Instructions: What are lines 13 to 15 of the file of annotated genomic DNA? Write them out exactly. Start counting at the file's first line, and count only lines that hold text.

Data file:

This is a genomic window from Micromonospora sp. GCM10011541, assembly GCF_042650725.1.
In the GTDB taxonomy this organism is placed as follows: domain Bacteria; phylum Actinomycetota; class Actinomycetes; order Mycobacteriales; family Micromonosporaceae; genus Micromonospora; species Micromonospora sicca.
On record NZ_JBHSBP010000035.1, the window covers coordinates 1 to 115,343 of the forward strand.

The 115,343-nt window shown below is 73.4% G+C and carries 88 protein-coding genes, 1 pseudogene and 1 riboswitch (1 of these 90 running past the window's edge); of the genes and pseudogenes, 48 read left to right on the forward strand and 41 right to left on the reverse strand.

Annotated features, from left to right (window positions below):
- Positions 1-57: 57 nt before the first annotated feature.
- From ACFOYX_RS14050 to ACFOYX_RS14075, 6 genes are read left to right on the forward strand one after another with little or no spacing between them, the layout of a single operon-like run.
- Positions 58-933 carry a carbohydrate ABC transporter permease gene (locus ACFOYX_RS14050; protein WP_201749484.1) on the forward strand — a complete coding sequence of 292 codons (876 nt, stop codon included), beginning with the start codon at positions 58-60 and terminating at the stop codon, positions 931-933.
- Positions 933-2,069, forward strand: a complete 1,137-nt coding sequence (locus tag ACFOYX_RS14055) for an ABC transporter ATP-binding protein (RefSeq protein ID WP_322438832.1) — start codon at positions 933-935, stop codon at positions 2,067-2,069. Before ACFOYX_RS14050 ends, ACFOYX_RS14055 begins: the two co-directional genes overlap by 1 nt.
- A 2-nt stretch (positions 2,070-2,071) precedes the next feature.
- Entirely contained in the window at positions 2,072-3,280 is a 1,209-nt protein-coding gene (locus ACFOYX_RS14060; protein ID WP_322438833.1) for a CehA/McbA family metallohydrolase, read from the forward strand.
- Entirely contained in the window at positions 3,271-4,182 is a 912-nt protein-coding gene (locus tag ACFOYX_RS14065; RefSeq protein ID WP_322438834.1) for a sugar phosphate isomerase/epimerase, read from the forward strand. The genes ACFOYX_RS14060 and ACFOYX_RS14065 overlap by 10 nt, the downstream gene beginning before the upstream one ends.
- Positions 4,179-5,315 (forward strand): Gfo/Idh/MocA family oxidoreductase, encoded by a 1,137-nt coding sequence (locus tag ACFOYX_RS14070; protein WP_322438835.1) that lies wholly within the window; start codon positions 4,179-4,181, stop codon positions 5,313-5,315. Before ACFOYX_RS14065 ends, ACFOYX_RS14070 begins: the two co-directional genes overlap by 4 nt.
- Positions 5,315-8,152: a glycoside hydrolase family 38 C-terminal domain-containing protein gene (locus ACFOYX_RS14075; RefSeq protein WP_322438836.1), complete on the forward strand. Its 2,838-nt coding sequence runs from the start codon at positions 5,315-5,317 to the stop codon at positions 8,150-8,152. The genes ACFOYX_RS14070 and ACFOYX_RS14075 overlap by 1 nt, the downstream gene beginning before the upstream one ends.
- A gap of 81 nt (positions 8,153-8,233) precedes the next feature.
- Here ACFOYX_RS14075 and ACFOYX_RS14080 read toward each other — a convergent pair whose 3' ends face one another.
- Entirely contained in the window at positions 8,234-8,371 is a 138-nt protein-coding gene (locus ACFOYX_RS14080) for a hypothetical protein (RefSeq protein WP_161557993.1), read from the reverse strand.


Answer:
- Positions 4,179-5,315 (forward strand): Gfo/Idh/MocA family oxidoreductase, encoded by a 1,137-nt coding sequence (locus tag ACFOYX_RS14070; protein WP_322438835.1) that lies wholly within the window; start codon positions 4,179-4,181, stop codon positions 5,313-5,315. Before ACFOYX_RS14065 ends, ACFOYX_RS14070 begins: the two co-directional genes overlap by 4 nt.
- Positions 5,315-8,152: a glycoside hydrolase family 38 C-terminal domain-containing protein gene (locus ACFOYX_RS14075; RefSeq protein WP_322438836.1), complete on the forward strand. Its 2,838-nt coding sequence runs from the start codon at positions 5,315-5,317 to the stop codon at positions 8,150-8,152. The genes ACFOYX_RS14070 and ACFOYX_RS14075 overlap by 1 nt, the downstream gene beginning before the upstream one ends.
- A gap of 81 nt (positions 8,153-8,233) precedes the next feature.